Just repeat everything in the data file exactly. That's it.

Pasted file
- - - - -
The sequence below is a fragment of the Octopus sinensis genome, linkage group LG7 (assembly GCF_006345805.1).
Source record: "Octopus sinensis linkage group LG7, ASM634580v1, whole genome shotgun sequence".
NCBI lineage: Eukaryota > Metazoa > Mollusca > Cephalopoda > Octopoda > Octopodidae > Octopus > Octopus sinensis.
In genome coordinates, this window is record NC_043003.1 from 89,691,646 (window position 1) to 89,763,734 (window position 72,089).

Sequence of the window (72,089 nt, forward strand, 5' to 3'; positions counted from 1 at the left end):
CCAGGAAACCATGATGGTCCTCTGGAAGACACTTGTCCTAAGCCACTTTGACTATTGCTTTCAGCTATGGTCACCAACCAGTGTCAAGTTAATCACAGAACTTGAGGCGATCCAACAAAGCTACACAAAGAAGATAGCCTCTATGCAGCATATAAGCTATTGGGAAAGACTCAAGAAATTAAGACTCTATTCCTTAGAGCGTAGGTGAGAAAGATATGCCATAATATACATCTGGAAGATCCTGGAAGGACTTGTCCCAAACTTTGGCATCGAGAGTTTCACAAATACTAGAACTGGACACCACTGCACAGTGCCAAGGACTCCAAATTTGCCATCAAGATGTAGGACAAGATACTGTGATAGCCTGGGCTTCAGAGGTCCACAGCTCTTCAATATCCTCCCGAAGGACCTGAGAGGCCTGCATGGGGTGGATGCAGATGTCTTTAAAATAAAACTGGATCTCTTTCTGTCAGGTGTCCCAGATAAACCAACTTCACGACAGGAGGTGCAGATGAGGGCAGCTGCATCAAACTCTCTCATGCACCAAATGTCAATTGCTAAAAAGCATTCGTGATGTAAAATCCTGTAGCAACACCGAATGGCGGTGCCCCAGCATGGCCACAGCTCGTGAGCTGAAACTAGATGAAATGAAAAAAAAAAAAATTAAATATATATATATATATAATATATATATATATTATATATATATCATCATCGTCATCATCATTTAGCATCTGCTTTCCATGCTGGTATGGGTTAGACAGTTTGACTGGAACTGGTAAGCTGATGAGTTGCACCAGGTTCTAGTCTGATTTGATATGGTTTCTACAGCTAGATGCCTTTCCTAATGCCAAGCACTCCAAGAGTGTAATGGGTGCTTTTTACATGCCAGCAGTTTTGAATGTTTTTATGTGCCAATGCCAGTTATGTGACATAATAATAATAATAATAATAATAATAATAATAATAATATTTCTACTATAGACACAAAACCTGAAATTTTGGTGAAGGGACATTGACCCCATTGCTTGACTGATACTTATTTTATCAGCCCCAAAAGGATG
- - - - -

The sequence below is a fragment of the Octopus sinensis genome, linkage group LG7 (assembly GCF_006345805.1).
Source record: "Octopus sinensis linkage group LG7, ASM634580v1, whole genome shotgun sequence".
NCBI lineage: Eukaryota > Metazoa > Mollusca > Cephalopoda > Octopoda > Octopodidae > Octopus > Octopus sinensis.
In genome coordinates, this window is record NC_043003.1 from 89,691,646 (window position 1) to 89,763,734 (window position 72,089).

Sequence of the window (72,089 nt, forward strand, 5' to 3'; positions counted from 1 at the left end):
CCAGGAAACCATGATGGTCCTCTGGAAGACACTTGTCCTAAGCCACTTTGACTATTGCTTTCAGCTATGGTCACCAACCAGTGTCAAGTTAATCACAGAACTTGAGGCGATCCAACAAAGCTACACAAAGAAGATAGCCTCTATGCAGCATATAAGCTATTGGGAAAGACTCAAGAAATTAAGACTCTATTCCTTAGAGCGTAGGTGAGAAAGATATGCCATAATATACATCTGGAAGATCCTGGAAGGACTTGTCCCAAACTTTGGCATCGAGAGTTTCACAAATACTAGAACTGGACACCACTGCACAGTGCCAAGGACTCCAAATTTGCCATCAAGATGTAGGACAAGATACTGTGATAGCCTGGGCTTCAGAGGTCCACAGCTCTTCAATATCCTCCCGAAGGACCTGAGAGGCCTGCATGGGGTGGATGCAGATGTCTTTAAAATAAAACTGGATCTCTTTCTGTCAGGTGTCCCAGATAAACCAACTTCACGACAGGAGGTGCAGATGAGGGCAGCTGCATCAAACTCTCTCATGCACCAAATGTCAATTGCTAAAAAGCATTCGTGATGTAAAATCCTGTAGCAACACCGAATGGCGGTGCCCCAGCATGGCCACAGCTCGTGAGCTGAAACTAGATGAAATGAAAAAAAAAAAAATTAAATATATATATATATATAATATATATATATATTATATATATATCATCATCGTCATCATCATTTAGCATCTGCTTTCCATGCTGGTATGGGTTAGACAGTTTGACTGGAACTGGTAAGCTGATGAGTTGCACCAGGTTCTAGTCTGATTTGATATGGTTTCTACAGCTAGATGCCTTTCCTAATGCCAAGCACTCCAAGAGTGTAATGGGTGCTTTTTACATGCCAGCAGTTTTGAATGTTTTTATGTGCCAATGCCAGTTATGTGACATAATAATAATAATAATAATAATAATAATAATAATAATATTTCTACTATAGACACAAAACCTGAAATTTTGGTGAAGGGACATTGACCCCATTGCTTGACTGATACTTATTTTATCAGCCCCAAAAGGATG